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Replace your Resolutions with Goals
People are used to succeeding. These days we get a pat on the back for even the smallest of accomplishments. But we make plans in advance don’t we? We the take time to learn something new, and we acknowledge that change happens over time. So why the rush once the clock hits midnight? Go from resolutions to setting goals for the new year!
Resolution: The act of resolving or determining upon an action or course of action
Goal: The result or achievement toward which effort is directed.
The definitions of resolution and goal sound pretty similar to me, but while we’re afraid to make New Year’s Resolutions, we don’t have a problem setting goals. For example, I recently received a FitBit as a gift. I’ve been challenged and created challenges with friends without a second thought. My steps aren’t as high as some of the people I’m challenging, but I’m meeting my daily goal. Wait? What? Had I resolved to walk more each day, would I have even started? The word resolution, or resolve sounds so final. No chance for errors, no do overs. You either fail or succeed, with no in-between.
So what if we look at words that are like resolve, but a little less scary? Design, undertaking, project, and purpose.
I’m going to design a goal for myself, and not call it a resolution. In fact, I’m going to make many non-resolutions for this year, and it will be my project for the entire year.
Less is More
That’s my theme for the year. Less stuff, less spending, less stress.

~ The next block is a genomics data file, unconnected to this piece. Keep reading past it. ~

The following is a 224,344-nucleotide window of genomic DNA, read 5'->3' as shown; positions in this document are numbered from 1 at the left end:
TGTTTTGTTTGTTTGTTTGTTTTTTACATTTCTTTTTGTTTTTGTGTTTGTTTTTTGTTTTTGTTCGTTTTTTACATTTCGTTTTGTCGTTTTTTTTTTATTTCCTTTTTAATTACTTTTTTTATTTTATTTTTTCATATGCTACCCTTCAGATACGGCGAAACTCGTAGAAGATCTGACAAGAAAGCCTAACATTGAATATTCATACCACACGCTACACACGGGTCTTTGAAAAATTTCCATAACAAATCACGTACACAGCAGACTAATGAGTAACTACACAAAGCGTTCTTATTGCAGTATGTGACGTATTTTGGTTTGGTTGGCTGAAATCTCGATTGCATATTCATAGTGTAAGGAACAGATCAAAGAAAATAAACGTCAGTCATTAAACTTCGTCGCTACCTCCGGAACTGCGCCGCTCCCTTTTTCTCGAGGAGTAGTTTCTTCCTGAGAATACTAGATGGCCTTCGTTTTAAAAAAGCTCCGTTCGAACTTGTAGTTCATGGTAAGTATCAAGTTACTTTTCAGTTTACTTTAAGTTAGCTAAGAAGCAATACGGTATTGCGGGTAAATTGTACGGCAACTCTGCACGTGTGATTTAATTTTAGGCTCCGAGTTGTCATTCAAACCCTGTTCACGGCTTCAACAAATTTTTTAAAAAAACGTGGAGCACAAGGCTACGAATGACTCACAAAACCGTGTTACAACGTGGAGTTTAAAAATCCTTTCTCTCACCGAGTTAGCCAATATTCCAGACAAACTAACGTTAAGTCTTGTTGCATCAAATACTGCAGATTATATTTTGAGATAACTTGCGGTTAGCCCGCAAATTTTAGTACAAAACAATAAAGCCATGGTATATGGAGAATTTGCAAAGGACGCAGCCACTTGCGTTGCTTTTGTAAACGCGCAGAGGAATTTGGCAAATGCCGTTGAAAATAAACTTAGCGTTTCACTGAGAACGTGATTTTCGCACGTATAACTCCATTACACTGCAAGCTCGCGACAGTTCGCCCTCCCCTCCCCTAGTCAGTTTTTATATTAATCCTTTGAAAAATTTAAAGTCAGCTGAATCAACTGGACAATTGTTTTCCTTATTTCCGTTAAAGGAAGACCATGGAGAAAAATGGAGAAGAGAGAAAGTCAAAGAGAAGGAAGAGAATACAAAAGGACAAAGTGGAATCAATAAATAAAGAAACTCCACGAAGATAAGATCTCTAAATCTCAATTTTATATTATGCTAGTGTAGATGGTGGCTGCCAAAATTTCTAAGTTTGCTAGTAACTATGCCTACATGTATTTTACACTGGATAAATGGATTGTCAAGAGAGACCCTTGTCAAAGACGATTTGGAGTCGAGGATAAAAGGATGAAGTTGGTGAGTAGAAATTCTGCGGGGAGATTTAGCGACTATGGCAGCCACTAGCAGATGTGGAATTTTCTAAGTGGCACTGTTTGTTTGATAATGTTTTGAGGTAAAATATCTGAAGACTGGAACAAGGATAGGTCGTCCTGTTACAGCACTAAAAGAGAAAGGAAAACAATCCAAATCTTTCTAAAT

More organization, more family time, more happiness.
I’m designing a plan that works for me, and addressing habits that I would like to quit. But I’m not resolving to never do them again, I’m just setting a goal, that by the end of this year, I’ll have tried, and hopefully succeeded.
Obviously setting goals for the end of the year isn’t going to magically change my family’s life, so I’ve also set small monthly goals.
- Get financially organized
- Be on time
And guess what? Had these been my New Year’s Resolutions, I would be one big failure.
But I have all month, and I’ve created a plan for each mini-goal. So let’s check those out.
- Exercise: Try micro-workouts, at home fitness programs, and fitness games
- Get Financially Organized: Start a budget, eliminate one bill
- Be on Time: Get up earlier and leave the house with 10 minutes to spare
My goals for January don’t seem that intimidating do they? And if I do fail, I’ll try again next month.
To be successful with change, you have to first want to change.
I do give myself little incentives for accomplishing things that aren’t easy, but my ultimate reward is the final outcome of achieving my goals. I want this for my family.
And I will keep trying, even if I fail. So do you have goals for this year?
- Start with the big picture. What needs changing?
- Focus on the smaller picture. What are the steps towards achieving the goal?
- Plan your mini-goals. Start small at the beginning of the year and let your effort snowball with each mini-goal you’ve met.
- Mini-goals will grow into larger achievments pushing you towards that one main goal.
The key to success with setting goals is to stay motivated. Push yourself by setting goals that you can reach with little time and effort, and slowly push yourself harder with larger goals.